During the past 15 years, more than 70 genetic variants related to HJV-HH were identified in patients with iron-overload, including non-synonymous, non-sense, frame-shift and in-frame mutations in the coding region of exons 2–4, as well as mutations in the 5′ untranslated region (UTR) and intron. About two-thirds of the mutations were identified in a single proband or family, and recurrent mutations also were detected. Most of the recurrent mutations were restricted to the given race and origin of the family and were diverse and distinct among geographic regions around the world. For example, G320V, the most commonly reported mutation in HJV, has been frequently reported in Caucasians (mainly in the North European population), but has never been detected in East Asians [13, 14]. C321*, the most frequently reported mutation in Chinese patients, has not been found in patients of any other race [13]. Given such a wide spectrum of mutations, diagnosis of HJV-HH can be challenging. Therefore, the phenotypic variations with respect to ethnicity and genotype need to be investigated in the pursuit for more personalized screening and management strategies for HJV-HH.

In the present review, we complied cases of HJV-HH published in peer-reviewed journals worldwide in order to summarize the genotypic and phenotypic spectra of HJV-HH for multiple ethnicities, as well as the outcomes, for the purpose of improving the current understanding of the disease. This review also provides a comparison of phenotypes between Caucasian and East Asian patients, along with a comparison between early-onset and late-onset HJV-HH. All HJV mutations described to date were reviewed in terms of ethnic and geographic association. Genotype–phenotype correlations were explored. As HJV-HH is a rare hereditary disease in both Caucasians and non-Caucasians, this review provides valuable information for identifying HJV-related iron overload both before and after genetic testing.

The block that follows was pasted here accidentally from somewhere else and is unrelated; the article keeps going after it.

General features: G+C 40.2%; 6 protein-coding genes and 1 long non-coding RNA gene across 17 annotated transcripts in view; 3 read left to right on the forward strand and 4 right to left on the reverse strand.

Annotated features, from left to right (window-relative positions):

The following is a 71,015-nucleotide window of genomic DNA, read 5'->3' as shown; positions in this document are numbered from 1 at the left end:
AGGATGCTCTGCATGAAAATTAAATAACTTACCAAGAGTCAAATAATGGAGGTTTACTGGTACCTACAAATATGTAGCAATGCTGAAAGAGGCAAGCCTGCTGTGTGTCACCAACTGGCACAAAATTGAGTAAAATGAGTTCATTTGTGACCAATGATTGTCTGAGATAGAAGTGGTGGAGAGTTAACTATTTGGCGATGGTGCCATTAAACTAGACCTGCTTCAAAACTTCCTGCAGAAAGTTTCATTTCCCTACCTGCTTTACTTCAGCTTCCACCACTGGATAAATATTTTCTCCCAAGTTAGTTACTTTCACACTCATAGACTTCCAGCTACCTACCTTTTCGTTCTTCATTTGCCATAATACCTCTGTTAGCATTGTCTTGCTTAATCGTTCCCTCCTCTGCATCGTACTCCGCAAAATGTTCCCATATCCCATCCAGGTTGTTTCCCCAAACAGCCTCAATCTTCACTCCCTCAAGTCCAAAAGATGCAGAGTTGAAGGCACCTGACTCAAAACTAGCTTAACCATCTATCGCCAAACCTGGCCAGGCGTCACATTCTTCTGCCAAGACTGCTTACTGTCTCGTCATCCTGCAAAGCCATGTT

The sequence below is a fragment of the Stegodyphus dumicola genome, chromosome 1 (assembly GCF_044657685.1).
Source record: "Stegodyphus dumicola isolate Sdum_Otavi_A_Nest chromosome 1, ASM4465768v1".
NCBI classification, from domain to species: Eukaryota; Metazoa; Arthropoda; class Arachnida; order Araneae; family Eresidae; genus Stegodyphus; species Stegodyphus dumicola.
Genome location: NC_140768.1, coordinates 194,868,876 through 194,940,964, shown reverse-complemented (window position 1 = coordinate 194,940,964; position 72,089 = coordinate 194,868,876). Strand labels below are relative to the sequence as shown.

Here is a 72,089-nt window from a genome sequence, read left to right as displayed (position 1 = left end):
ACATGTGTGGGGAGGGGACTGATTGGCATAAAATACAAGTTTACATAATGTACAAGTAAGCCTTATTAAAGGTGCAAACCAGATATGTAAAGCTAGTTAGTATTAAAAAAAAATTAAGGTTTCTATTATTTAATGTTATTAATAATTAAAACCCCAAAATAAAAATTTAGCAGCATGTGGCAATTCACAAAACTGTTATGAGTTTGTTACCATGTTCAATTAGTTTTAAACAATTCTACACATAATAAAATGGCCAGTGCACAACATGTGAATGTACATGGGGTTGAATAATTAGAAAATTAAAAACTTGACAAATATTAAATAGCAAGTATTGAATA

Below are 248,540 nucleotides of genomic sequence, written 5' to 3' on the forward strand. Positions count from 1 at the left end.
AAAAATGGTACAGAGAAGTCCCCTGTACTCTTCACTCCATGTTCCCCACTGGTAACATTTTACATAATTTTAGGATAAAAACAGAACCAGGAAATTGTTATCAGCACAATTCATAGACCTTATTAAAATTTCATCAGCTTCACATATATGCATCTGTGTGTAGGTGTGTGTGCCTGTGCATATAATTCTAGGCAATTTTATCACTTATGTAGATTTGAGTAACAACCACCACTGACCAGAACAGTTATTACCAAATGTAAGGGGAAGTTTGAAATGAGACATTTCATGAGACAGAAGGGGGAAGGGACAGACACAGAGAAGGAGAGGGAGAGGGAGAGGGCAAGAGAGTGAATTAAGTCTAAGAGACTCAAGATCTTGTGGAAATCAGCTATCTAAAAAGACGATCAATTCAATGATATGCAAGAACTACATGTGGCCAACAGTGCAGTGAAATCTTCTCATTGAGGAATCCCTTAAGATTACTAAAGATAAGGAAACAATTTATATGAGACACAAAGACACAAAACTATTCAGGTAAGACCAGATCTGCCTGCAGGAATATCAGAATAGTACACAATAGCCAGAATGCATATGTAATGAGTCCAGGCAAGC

Materials and methods

Literature search strategy

To identify all published HH cases that were genetically confirmed to be HJV pathogenic mutation cases (OMIM *608374), we conducted an extensive literature review, which included a comprehensive search of the National Center for Biotechnology Information PubMed database ( for articles published through March 20, 2019. The search strategy consisted of multiple queries combining “hemojuvelin” or “HJV” or “HFE2” or “Hemochromatosis, type 2” or “juvenile hemochromatosis” without a language restriction. A list of the search terms employed in the database searches is presented in Additional file 1. A manual search of references from articles including relevant review articles, systematic reviews and meta-analyses was performed. The titles and abstracts of the 546 generated articles were carefully screened to remove the obviously ineligible studies.

Two investigators independently assessed the eligibility of the remaining studies by reviewing their full text. Only peer-reviewed publications providing both genotype and phenotype data related to HJV hemochromatosis were included in this review. Finally, 57 articles were included for further investigation. A list of the excluded articles with the associated reasons for exclusion is provided in Additional file 2.

Duplicate exclusion

To minimize the bias through reporting of the same case from multiple publications, we used the mutation information (both cDNA and protein change), sex, age at onset, serum ferritin (SF) and transferrin saturation (TS) measurements to identify duplicated cases. When a case was included in more than one article, we included only the publication with more detailed case information in the analysis, and all reference was assigned to the individual. Seven cases were found to be reported in more than one publication.

Eligibility assessment

Among the 167 cases with primary iron overload reported by the 57 eligible publications, six cases that also had genetically diagnosed alpha-thalassemia, beta-thalassemia or congenital dyserythropoietic anemia II were excluded [7, 15,16,17,18], and four cases with unavailable sex information were excluded [5]. An additional 25 cases with compound heterozygous or homozygous status of pathogenic mutations in other HH genes (e.g., C282Y, H63D, S65C of HFE gene) were removed [8, 9, 19,20,21,22,23,24,25,26,27,28]. Thus, 132 eligible iron overload cases were included for data extraction.